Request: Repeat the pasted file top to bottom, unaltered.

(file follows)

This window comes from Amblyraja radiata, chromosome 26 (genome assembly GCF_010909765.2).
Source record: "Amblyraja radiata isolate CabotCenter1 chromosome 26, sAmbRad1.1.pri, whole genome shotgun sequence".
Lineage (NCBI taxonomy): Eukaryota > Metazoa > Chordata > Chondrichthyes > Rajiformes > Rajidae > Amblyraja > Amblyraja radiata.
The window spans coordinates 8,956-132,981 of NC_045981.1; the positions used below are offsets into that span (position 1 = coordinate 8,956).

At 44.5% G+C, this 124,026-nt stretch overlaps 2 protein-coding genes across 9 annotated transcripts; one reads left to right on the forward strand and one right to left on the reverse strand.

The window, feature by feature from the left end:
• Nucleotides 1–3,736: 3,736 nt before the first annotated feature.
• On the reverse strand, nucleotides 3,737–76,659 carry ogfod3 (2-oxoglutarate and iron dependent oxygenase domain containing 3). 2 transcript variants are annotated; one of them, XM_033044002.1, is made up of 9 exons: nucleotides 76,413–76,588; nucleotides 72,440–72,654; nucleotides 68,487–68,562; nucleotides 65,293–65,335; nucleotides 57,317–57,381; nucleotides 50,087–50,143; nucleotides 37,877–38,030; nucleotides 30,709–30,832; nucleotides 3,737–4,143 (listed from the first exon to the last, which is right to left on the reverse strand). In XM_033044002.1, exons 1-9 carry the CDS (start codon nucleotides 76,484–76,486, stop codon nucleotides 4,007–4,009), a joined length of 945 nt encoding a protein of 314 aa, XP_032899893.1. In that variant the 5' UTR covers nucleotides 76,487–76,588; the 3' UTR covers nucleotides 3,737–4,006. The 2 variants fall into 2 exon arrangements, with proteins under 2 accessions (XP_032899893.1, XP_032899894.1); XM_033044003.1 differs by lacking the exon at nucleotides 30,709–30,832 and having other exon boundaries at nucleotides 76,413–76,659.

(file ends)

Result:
This window comes from Amblyraja radiata, chromosome 26 (genome assembly GCF_010909765.2).
Source record: "Amblyraja radiata isolate CabotCenter1 chromosome 26, sAmbRad1.1.pri, whole genome shotgun sequence".
Lineage (NCBI taxonomy): Eukaryota > Metazoa > Chordata > Chondrichthyes > Rajiformes > Rajidae > Amblyraja > Amblyraja radiata.
The window spans coordinates 8,956-132,981 of NC_045981.1; the positions used below are offsets into that span (position 1 = coordinate 8,956).

At 44.5% G+C, this 124,026-nt stretch overlaps 2 protein-coding genes across 9 annotated transcripts; one reads left to right on the forward strand and one right to left on the reverse strand.

The window, feature by feature from the left end:
• Nucleotides 1–3,736: 3,736 nt before the first annotated feature.
• On the reverse strand, nucleotides 3,737–76,659 carry ogfod3 (2-oxoglutarate and iron dependent oxygenase domain containing 3). 2 transcript variants are annotated; one of them, XM_033044002.1, is made up of 9 exons: nucleotides 76,413–76,588; nucleotides 72,440–72,654; nucleotides 68,487–68,562; nucleotides 65,293–65,335; nucleotides 57,317–57,381; nucleotides 50,087–50,143; nucleotides 37,877–38,030; nucleotides 30,709–30,832; nucleotides 3,737–4,143 (listed from the first exon to the last, which is right to left on the reverse strand). In XM_033044002.1, exons 1-9 carry the CDS (start codon nucleotides 76,484–76,486, stop codon nucleotides 4,007–4,009), a joined length of 945 nt encoding a protein of 314 aa, XP_032899893.1. In that variant the 5' UTR covers nucleotides 76,487–76,588; the 3' UTR covers nucleotides 3,737–4,006. The 2 variants fall into 2 exon arrangements, with proteins under 2 accessions (XP_032899893.1, XP_032899894.1); XM_033044003.1 differs by lacking the exon at nucleotides 30,709–30,832 and having other exon boundaries at nucleotides 76,413–76,659.